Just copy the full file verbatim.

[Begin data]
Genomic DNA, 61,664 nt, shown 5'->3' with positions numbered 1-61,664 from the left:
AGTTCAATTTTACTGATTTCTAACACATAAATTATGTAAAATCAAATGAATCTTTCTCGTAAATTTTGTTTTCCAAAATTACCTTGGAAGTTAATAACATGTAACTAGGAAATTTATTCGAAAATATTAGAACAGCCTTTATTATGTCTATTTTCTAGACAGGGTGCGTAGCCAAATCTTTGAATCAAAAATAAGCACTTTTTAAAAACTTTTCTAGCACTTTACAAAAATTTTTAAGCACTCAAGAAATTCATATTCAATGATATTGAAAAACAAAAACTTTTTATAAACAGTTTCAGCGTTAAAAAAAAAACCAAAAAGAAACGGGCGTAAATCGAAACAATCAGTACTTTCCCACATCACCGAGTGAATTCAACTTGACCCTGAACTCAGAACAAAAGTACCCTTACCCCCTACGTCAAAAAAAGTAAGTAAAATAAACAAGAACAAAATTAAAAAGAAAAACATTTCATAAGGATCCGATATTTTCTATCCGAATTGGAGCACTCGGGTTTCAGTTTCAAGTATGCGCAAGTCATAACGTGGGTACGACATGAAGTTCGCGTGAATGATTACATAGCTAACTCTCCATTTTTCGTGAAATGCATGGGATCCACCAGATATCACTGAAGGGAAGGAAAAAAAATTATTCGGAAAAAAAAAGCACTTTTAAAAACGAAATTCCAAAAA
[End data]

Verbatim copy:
Genomic DNA, 61,664 nt, shown 5'->3' with positions numbered 1-61,664 from the left:
AGTTCAATTTTACTGATTTCTAACACATAAATTATGTAAAATCAAATGAATCTTTCTCGTAAATTTTGTTTTCCAAAATTACCTTGGAAGTTAATAACATGTAACTAGGAAATTTATTCGAAAATATTAGAACAGCCTTTATTATGTCTATTTTCTAGACAGGGTGCGTAGCCAAATCTTTGAATCAAAAATAAGCACTTTTTAAAAACTTTTCTAGCACTTTACAAAAATTTTTAAGCACTCAAGAAATTCATATTCAATGATATTGAAAAACAAAAACTTTTTATAAACAGTTTCAGCGTTAAAAAAAAAACCAAAAAGAAACGGGCGTAAATCGAAACAATCAGTACTTTCCCACATCACCGAGTGAATTCAACTTGACCCTGAACTCAGAACAAAAGTACCCTTACCCCCTACGTCAAAAAAAGTAAGTAAAATAAACAAGAACAAAATTAAAAAGAAAAACATTTCATAAGGATCCGATATTTTCTATCCGAATTGGAGCACTCGGGTTTCAGTTTCAAGTATGCGCAAGTCATAACGTGGGTACGACATGAAGTTCGCGTGAATGATTACATAGCTAACTCTCCATTTTTCGTGAAATGCATGGGATCCACCAGATATCACTGAAGGGAAGGAAAAAAAATTATTCGGAAAAAAAAAGCACTTTTAAAAACGAAATTCCAAAAA